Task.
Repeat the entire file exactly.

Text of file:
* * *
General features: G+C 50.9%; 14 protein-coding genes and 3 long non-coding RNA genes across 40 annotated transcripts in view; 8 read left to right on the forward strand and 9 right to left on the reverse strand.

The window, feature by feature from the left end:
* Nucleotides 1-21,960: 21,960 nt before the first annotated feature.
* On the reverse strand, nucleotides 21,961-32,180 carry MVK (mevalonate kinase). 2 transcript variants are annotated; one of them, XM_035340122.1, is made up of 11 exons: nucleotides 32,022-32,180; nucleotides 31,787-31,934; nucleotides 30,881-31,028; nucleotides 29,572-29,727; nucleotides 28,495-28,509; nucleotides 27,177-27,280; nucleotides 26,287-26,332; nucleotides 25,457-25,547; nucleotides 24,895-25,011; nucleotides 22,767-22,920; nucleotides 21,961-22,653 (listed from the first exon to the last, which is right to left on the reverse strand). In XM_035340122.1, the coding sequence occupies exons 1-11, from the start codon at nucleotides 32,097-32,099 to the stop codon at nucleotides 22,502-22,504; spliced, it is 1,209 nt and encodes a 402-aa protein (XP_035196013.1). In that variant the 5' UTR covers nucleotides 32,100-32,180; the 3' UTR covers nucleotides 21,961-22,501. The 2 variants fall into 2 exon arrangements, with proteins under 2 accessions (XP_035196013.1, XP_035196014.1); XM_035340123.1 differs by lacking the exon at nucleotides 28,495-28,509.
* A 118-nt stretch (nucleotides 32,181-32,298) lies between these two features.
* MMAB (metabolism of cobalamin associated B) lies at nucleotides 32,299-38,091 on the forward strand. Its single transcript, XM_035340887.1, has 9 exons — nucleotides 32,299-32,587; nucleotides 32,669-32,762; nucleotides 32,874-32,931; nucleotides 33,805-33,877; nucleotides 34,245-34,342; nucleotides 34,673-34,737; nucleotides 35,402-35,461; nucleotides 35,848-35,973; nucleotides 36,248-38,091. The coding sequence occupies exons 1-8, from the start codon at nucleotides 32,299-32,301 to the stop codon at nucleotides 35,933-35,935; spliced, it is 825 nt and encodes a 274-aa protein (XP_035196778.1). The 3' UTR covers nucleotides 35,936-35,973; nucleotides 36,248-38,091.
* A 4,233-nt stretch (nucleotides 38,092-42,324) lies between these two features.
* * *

General features: G+C 50.9%; 14 protein-coding genes and 3 long non-coding RNA genes across 40 annotated transcripts in view; 8 read left to right on the forward strand and 9 right to left on the reverse strand.

The window, feature by feature from the left end:
* Nucleotides 1-21,960: 21,960 nt before the first annotated feature.
* On the reverse strand, nucleotides 21,961-32,180 carry MVK (mevalonate kinase). 2 transcript variants are annotated; one of them, XM_035340122.1, is made up of 11 exons: nucleotides 32,022-32,180; nucleotides 31,787-31,934; nucleotides 30,881-31,028; nucleotides 29,572-29,727; nucleotides 28,495-28,509; nucleotides 27,177-27,280; nucleotides 26,287-26,332; nucleotides 25,457-25,547; nucleotides 24,895-25,011; nucleotides 22,767-22,920; nucleotides 21,961-22,653 (listed from the first exon to the last, which is right to left on the reverse strand). In XM_035340122.1, the coding sequence occupies exons 1-11, from the start codon at nucleotides 32,097-32,099 to the stop codon at nucleotides 22,502-22,504; spliced, it is 1,209 nt and encodes a 402-aa protein (XP_035196013.1). In that variant the 5' UTR covers nucleotides 32,100-32,180; the 3' UTR covers nucleotides 21,961-22,501. The 2 variants fall into 2 exon arrangements, with proteins under 2 accessions (XP_035196013.1, XP_035196014.1); XM_035340123.1 differs by lacking the exon at nucleotides 28,495-28,509.
* A 118-nt stretch (nucleotides 32,181-32,298) lies between these two features.
* MMAB (metabolism of cobalamin associated B) lies at nucleotides 32,299-38,091 on the forward strand. Its single transcript, XM_035340887.1, has 9 exons — nucleotides 32,299-32,587; nucleotides 32,669-32,762; nucleotides 32,874-32,931; nucleotides 33,805-33,877; nucleotides 34,245-34,342; nucleotides 34,673-34,737; nucleotides 35,402-35,461; nucleotides 35,848-35,973; nucleotides 36,248-38,091. The coding sequence occupies exons 1-8, from the start codon at nucleotides 32,299-32,301 to the stop codon at nucleotides 35,933-35,935; spliced, it is 825 nt and encodes a 274-aa protein (XP_035196778.1). The 3' UTR covers nucleotides 35,936-35,973; nucleotides 36,248-38,091.
* A 4,233-nt stretch (nucleotides 38,092-42,324) lies between these two features.